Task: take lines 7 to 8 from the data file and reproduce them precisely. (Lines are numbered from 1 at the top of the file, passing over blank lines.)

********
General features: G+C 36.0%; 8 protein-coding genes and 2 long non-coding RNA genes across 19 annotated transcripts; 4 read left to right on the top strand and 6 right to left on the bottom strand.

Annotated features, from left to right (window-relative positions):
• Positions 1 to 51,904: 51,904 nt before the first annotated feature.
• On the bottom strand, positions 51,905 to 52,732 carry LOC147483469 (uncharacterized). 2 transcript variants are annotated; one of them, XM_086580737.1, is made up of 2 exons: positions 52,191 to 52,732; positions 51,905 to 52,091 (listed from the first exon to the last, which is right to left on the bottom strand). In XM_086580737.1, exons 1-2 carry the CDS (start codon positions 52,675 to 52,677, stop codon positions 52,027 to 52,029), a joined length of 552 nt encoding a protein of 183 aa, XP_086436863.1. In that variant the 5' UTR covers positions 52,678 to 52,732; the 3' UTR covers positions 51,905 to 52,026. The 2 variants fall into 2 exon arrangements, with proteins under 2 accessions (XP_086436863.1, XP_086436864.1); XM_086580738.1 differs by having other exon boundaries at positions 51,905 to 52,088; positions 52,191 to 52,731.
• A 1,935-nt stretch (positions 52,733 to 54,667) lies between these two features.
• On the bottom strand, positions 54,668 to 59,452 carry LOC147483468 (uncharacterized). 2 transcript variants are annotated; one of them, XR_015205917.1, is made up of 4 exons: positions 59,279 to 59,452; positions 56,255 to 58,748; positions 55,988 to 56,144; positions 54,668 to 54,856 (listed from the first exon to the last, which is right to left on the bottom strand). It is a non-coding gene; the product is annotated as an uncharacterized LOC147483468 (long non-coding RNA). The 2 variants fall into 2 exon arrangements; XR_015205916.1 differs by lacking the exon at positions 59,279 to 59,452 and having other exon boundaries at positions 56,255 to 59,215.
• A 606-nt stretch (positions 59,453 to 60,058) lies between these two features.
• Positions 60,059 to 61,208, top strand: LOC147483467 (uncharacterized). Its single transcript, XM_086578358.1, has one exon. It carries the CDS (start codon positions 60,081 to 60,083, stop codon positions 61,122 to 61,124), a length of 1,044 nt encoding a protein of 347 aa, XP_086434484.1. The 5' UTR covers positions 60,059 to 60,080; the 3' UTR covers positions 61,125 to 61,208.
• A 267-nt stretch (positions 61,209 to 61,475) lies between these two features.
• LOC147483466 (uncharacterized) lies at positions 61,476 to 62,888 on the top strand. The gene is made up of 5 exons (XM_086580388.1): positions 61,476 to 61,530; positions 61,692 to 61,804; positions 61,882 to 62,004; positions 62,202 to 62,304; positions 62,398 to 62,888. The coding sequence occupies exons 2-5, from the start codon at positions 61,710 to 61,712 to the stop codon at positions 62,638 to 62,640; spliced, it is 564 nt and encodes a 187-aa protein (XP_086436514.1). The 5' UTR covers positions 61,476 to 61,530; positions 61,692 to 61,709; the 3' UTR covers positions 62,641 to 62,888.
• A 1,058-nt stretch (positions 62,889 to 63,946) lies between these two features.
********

• A 606-nt stretch (positions 59,453 to 60,058) lies between these two features.
• Positions 60,059 to 61,208, top strand: LOC147483467 (uncharacterized). Its single transcript, XM_086578358.1, has one exon. It carries the CDS (start codon positions 60,081 to 60,083, stop codon positions 61,122 to 61,124), a length of 1,044 nt encoding a protein of 347 aa, XP_086434484.1. The 5' UTR covers positions 60,059 to 60,080; the 3' UTR covers positions 61,125 to 61,208.